May 25, 2012
May 25, 2012
Eleven Lebanese hostages kidnapped in Syria arrived to the Turkish borders, Al Arabiya reported on Friday, as they are expected to board on a flight back to Beirut.
Earlier today, an Islamist cleric who was supposedly brokering their release, announced that they will be freed “within hours”, .
“The process is in its final stages, they will be released within hours God willing,” Sheikh Ibrahim al-Zoaby had told Reuters.
The kidnapping of the Lebanese triggered protests in Beirut and raised fears it could ignite sectarian conflict in Lebanon.
The hostages were among a group of Shiite pilgrims returning to Lebanon from Iran when gunmen stopped their bus after it crossed into Syria from Turkey on Tuesday.
Some of those released said the gunmen were from the Free Syrian Army (FSA), an umbrella organization led by exiled army defectors, fighting Bachar el-Assad’s regime.
The FSA denied any connection to the kidnapping and said it was making “every effort” to locate and release the group.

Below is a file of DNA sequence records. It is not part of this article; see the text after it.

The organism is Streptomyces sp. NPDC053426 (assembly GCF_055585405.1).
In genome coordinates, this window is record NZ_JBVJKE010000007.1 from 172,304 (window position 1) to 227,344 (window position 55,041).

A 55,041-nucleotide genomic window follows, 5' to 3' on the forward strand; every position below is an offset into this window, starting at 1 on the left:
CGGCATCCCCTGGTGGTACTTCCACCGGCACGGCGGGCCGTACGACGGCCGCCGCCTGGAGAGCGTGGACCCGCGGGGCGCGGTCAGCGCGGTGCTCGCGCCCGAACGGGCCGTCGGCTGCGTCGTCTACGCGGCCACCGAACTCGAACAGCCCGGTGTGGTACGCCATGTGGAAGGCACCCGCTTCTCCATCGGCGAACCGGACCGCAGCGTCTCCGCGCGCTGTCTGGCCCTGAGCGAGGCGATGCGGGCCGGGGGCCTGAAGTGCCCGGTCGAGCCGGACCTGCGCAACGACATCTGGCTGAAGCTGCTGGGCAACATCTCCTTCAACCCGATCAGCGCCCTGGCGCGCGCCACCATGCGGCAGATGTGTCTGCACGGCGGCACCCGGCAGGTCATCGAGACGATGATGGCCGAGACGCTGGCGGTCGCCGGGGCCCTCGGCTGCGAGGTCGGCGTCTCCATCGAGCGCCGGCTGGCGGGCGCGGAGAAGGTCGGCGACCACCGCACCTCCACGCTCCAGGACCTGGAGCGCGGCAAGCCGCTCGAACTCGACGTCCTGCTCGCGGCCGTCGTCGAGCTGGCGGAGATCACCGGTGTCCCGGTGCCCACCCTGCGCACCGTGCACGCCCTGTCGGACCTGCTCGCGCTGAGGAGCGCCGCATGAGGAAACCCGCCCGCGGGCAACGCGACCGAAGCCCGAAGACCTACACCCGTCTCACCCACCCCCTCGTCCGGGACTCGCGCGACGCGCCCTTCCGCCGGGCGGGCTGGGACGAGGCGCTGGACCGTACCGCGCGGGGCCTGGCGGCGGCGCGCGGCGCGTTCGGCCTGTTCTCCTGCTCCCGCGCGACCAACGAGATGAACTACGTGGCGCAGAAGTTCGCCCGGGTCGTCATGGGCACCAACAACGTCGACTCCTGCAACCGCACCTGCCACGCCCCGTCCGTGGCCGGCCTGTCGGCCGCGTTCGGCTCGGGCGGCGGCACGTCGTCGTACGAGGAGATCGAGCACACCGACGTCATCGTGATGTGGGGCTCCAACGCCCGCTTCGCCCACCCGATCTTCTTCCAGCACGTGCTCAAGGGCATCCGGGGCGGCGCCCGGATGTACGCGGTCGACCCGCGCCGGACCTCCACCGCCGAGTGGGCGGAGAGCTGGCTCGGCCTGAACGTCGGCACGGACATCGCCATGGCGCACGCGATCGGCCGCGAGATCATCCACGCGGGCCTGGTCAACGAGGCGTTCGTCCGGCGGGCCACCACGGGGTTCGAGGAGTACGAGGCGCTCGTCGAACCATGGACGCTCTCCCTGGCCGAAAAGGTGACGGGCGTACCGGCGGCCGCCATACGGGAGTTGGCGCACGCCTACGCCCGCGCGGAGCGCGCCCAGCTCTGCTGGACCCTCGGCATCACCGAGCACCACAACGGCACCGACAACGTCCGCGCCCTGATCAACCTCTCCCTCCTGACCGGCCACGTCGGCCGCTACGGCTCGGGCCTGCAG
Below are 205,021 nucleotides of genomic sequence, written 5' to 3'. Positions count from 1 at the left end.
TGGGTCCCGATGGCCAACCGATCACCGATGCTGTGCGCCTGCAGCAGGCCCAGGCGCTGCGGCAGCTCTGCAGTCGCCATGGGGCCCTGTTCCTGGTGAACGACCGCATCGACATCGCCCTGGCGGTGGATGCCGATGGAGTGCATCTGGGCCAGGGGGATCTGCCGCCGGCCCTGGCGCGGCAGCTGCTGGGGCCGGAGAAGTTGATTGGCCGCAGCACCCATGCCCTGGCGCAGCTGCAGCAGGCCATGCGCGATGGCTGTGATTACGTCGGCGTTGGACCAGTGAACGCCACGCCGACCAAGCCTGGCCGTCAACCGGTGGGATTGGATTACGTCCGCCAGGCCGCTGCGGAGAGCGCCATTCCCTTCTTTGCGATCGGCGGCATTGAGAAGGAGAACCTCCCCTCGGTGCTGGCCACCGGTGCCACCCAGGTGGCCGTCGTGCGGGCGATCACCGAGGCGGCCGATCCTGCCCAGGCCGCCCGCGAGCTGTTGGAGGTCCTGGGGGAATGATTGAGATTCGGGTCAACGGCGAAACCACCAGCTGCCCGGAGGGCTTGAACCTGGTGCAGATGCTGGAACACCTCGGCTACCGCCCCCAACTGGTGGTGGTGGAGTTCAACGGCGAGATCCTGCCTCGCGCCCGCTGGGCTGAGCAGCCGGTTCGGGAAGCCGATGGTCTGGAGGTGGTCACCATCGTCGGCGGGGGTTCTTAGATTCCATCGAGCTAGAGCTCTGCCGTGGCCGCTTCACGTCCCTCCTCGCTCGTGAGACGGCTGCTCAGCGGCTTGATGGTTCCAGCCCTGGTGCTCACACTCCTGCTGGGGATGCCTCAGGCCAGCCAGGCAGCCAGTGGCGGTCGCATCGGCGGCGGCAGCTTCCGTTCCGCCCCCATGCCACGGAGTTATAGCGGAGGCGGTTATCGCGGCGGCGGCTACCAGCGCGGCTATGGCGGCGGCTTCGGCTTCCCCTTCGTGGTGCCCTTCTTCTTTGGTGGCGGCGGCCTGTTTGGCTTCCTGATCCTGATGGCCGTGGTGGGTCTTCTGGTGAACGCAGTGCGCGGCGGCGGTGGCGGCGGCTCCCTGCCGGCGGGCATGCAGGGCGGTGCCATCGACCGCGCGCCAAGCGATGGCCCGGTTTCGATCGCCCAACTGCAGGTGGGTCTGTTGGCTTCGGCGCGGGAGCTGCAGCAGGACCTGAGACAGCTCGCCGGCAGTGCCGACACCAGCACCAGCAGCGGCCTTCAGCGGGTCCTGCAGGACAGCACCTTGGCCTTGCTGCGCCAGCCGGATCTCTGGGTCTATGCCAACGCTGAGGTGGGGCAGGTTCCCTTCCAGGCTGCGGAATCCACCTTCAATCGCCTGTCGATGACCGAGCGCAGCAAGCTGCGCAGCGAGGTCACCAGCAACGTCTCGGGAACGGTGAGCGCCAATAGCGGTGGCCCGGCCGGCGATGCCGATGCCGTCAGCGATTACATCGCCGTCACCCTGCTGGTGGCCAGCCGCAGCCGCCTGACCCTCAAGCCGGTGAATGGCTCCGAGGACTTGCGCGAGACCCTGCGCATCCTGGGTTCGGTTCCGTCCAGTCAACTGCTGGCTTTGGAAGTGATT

“The leadership is making every effort to find out where the abductees are, and to make sure they are freed,” FSA official spokesman Colonel Kassem Saadeddine said in a statement.
Saadeddine reiterated that the FSA had no involvement in this week’s kidnappings, condemning “all kidnapping operations, regardless of their nationality or religious belief or sect.”
At the same time, he complained over the treatment of Syrian refugees and anti-regime figures in Lebanon.
“Revolutionary Syrians in Lebanon have faced persecution, kidnap and murder,” he charged. “We will no longer be silent on any action carried out by any Lebanese parties affecting Syrians in Lebanon.”
The FSA spokesman urged “the Lebanese state to take full responsibility in hosting and protecting Syrian refugees in Lebanon,” where the government is dominated by a coalition that supports Syria’s regime.
The kidnappings came at a time of deep tension in Lebanon over Syria. News of the abduction on Tuesday night set off protests in Beirut’s southern suburbs, where residents burned tires and blocked roads.
Syria’s uprising began in March 2011 with mostly peaceful calls for reform, but the government’s brutal crackdown on dissent led many in the opposition to take up arms. The U.N. estimates more than 9,000 people have been killed.
Source: Alarabiya with agencies